Biofuels and the Food Price Crisis: A Survey of the Issues
AbstractWhile the precise contribution of biofuels to surging food prices is difficult to know, policies promoting production of the current generation of biofuels are not achieving their stated objectives of increased energy independence or reduced greenhouse gas emissions. Reaching the congressionally mandated goal of blending 15 billion gallons of renewable fuels in gasoline by 2015 would consume roughly 40 percent of the corn crop (based on recent production levels) while replacing just 7 percent of current gasoline consumption. Moreover, while it has long been known that the net energy and greenhouse gas emission benefits of corn-based ethanol are relatively small because its production is energy-intensive, recent scientific studies suggest that the current generation of biofuels, including biodiesel made from palm oil, soybeans, and rapeseed, as well as corn-based ethanol, actually add to greenhouse gas emissions relative to petroleum-based fuels when land use changes are taken into account. That is, greenhouse gases are released when forests are cut down or grasslands cleared to plant biofuels, or food is planted on new acreage to replace crops diverted to fuel elsewhere. In sum, the food crisis adds urgency to the need to change these policies but does not change the basic fact that there is little justification for the current set of policies.
Download InfoIf you experience problems downloading a file, check if you have the proper application to view it first. In case of further problems read the IDEAS help page. Note that these files are not on the IDEAS site. Please be patient as the files may be large.
Bibliographic InfoPaper provided by Center for Global Development in its series Working Papers with number 151.
Length: 18 pages
Date of creation: Aug 2008
Date of revision:
Contact details of provider:
Web page: http://www.cgdev.org
food crisis; ethanol; biofuels; greenhouse gas emissions;
This paper has been announced in the following NEP Reports:
- NEP-AGR-2008-08-21 (Agricultural Economics)
- NEP-ALL-2008-08-21 (All new papers)
- NEP-ENE-2008-08-21 (Energy Economics)
- NEP-ENV-2008-08-21 (Environmental Economics)
You can help add them by filling out this form.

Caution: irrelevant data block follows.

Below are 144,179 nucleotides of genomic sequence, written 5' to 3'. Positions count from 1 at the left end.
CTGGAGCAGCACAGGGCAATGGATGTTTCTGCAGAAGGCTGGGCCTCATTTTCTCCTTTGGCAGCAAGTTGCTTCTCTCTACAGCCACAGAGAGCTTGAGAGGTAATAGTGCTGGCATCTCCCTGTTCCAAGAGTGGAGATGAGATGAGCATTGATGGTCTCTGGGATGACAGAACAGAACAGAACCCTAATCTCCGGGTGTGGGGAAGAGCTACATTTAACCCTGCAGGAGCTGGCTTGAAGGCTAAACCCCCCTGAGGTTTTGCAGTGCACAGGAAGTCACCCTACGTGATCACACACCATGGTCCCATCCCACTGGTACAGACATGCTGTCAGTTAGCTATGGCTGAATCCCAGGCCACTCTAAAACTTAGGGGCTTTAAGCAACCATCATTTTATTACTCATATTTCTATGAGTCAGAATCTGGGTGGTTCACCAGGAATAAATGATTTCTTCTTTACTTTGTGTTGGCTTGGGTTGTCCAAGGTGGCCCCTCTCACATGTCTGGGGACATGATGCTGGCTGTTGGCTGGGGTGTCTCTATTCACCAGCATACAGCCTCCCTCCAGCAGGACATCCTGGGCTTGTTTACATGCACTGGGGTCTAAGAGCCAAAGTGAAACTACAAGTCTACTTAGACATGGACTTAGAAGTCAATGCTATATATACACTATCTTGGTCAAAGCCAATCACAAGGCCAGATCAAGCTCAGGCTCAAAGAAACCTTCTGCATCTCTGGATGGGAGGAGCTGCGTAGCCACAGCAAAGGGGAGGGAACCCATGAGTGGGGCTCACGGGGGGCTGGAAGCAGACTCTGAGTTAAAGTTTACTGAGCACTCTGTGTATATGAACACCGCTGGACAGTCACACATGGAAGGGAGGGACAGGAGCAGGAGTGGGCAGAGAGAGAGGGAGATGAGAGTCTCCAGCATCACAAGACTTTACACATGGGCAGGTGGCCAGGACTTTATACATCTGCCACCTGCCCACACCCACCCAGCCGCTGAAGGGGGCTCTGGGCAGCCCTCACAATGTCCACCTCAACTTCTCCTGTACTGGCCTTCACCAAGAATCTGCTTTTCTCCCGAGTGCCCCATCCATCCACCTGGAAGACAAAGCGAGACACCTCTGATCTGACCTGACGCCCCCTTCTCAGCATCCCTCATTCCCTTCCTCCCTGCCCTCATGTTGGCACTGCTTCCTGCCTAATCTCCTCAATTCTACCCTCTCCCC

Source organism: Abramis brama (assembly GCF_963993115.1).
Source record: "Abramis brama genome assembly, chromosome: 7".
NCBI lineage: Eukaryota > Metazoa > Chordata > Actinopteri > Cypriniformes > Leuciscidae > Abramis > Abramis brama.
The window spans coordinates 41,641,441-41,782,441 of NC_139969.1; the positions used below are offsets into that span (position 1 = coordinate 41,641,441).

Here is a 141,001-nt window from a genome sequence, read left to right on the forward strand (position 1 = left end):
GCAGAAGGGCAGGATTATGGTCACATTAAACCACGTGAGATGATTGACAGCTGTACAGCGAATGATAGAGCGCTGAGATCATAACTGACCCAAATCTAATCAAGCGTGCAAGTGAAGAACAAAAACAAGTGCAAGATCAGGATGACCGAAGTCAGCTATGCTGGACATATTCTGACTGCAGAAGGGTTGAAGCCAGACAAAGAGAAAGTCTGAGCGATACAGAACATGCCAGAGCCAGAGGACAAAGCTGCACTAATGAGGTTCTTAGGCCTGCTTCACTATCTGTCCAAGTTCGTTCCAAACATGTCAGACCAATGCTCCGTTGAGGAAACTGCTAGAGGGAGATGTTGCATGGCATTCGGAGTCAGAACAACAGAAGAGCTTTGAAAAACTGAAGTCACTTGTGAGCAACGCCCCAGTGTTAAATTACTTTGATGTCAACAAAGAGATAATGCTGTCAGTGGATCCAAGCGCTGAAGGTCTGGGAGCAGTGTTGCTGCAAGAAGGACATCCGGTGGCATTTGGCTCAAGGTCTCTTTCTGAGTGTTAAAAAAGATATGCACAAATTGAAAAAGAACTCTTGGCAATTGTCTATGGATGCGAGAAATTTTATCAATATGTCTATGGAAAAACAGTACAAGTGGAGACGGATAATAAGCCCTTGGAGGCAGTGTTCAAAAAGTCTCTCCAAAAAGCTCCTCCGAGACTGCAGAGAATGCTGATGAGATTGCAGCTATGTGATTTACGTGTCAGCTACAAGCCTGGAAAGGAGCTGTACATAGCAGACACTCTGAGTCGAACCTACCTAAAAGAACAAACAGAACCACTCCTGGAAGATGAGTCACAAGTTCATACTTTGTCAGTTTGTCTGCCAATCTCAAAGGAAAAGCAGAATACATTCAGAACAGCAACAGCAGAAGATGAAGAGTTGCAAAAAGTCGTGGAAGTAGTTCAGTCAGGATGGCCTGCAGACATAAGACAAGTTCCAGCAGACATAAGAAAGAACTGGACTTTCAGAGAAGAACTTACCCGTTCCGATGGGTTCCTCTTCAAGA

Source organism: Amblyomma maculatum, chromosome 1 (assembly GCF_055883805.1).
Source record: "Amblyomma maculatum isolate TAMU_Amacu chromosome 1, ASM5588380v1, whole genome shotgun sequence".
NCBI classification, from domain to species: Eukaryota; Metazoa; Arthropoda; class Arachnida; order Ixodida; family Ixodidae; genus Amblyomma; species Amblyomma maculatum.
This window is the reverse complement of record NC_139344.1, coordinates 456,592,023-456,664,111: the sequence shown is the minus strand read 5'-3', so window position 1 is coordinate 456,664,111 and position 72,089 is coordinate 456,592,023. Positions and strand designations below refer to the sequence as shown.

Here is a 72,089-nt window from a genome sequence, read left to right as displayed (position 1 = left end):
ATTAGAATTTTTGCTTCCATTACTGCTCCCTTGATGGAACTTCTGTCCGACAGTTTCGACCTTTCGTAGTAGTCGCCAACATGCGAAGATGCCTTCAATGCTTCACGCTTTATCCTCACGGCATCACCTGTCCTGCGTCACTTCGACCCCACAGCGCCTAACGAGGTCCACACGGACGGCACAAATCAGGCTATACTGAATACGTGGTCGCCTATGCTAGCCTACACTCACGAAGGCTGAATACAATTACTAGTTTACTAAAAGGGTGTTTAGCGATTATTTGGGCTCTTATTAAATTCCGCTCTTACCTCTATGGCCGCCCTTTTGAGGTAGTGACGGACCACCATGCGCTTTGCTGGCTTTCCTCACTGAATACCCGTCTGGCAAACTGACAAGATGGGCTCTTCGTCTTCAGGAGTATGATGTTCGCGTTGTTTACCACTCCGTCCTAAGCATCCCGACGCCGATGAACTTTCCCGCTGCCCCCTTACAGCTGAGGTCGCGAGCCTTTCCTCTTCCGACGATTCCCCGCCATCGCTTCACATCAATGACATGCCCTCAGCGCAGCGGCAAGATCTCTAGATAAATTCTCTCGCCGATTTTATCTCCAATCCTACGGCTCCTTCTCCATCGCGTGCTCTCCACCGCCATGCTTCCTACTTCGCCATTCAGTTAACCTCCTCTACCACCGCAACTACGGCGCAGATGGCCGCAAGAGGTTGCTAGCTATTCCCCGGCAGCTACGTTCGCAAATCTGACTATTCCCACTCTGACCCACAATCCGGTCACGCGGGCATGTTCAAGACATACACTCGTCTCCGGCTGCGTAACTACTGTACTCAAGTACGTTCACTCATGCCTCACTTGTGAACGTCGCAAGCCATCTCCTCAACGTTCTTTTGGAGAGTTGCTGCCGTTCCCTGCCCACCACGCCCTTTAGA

CitEc Project, subscribe to its RSS feed for this item.
- Nora Lustig, 2009.
"Coping with Rising Food Prices: Policy Dilemmas in the Developing World,"
- Nora Lustig, 2009. "Coping with Rising Food Prices: Policy Dilemmas in the Developing World," Working Papers 164, Center for Global Development.
- Nora Lustig, 2009. "Coping with Rising Food Prices: Policy Dilemmas in the Developing World," Working Papers 0907, Tulane University, Department of Economics.
- Nora Lustig, 2009. "Coping with Rising Food Prices: Policy Dilemmas in the Developing World," Working Papers 2009-04, The George Washington University, Institute for International Economic Policy.
- Franz Nauschnigg & Otto Penz, 2009. "Preiseffekte der Agrartreibstoffproduktion (Kommentar)," Wirtschaft und Gesellschaft - WuG, Kammer für Arbeiter und Angestellte für Wien, Abteilung Wirtschaftswissenschaft und Statistik, vol. 35(2), pages 265-282.
For technical questions regarding this item, or to correct its authors, title, abstract, bibliographic or download information, contact: (David Roodman).
If you have authored this item and are not yet registered with RePEc, we encourage you to do it here. This allows to link your profile to this item. It also allows you to accept potential citations to this item that we are uncertain about.
If references are entirely missing, you can add them using this form.
If the full references list an item that is present in RePEc, but the system did not link to it, you can help with this form.
If you know of missing items citing this one, you can help us creating those links by adding the relevant references in the same way as above, for each refering item. If you are a registered author of this item, you may also want to check the "citations" tab in your profile, as there may be some citations waiting for confirmation.
Please note that corrections may take a couple of weeks to filter through the various RePEc services.